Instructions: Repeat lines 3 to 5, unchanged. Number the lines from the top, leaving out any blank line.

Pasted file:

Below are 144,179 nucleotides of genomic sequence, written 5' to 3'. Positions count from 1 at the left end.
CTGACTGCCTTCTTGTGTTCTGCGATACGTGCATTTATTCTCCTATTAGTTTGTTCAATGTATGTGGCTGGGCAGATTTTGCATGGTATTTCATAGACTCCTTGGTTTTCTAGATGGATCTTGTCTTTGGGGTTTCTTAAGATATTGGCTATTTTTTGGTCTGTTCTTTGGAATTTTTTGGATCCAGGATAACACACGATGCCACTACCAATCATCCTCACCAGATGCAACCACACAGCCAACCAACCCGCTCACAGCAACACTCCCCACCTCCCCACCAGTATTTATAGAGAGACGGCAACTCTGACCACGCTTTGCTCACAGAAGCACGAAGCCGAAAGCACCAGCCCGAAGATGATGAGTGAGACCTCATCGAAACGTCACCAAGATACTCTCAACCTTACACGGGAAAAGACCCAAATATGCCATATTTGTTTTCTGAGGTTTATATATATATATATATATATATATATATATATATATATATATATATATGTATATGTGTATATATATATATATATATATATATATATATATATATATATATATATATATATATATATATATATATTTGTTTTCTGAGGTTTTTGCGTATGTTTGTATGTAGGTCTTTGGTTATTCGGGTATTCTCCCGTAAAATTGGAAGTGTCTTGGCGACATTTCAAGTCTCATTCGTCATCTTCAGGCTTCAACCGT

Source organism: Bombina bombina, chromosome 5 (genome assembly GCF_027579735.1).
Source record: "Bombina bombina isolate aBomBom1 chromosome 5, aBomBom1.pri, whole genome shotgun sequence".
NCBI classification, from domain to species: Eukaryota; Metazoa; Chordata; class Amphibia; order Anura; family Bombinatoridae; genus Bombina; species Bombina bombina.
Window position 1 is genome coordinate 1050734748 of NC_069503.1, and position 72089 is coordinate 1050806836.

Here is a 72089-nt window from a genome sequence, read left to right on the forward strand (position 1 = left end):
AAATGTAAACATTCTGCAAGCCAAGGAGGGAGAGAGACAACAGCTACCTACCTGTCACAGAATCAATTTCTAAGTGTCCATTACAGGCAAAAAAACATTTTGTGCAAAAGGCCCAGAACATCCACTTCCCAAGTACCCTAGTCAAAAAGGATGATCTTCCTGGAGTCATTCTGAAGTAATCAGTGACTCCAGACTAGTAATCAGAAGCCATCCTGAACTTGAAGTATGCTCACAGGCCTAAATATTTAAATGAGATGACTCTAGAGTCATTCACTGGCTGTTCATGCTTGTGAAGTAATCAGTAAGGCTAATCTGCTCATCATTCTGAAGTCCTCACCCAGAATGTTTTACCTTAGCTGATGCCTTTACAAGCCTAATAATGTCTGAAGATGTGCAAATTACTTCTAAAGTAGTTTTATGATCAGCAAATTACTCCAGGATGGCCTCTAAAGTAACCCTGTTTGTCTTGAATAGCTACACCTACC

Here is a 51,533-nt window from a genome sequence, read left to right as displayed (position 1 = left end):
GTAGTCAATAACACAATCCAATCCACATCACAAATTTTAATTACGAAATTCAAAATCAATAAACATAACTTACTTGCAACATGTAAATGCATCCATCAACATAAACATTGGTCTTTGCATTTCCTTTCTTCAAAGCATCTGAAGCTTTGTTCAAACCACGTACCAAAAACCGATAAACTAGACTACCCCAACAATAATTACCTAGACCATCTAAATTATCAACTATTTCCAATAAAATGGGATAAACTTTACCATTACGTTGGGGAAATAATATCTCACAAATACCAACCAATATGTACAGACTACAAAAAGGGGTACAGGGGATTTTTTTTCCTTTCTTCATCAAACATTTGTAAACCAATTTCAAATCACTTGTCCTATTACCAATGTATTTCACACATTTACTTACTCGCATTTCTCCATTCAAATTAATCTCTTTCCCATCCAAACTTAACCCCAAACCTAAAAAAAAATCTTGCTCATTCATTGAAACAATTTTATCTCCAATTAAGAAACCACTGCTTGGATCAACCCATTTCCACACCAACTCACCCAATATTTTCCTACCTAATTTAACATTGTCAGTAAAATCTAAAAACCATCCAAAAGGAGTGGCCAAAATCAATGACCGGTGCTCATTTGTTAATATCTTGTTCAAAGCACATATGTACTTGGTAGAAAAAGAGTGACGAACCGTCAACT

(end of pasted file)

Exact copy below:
Source organism: Bombina bombina, chromosome 5 (genome assembly GCF_027579735.1).
Source record: "Bombina bombina isolate aBomBom1 chromosome 5, aBomBom1.pri, whole genome shotgun sequence".
NCBI classification, from domain to species: Eukaryota; Metazoa; Chordata; class Amphibia; order Anura; family Bombinatoridae; genus Bombina; species Bombina bombina.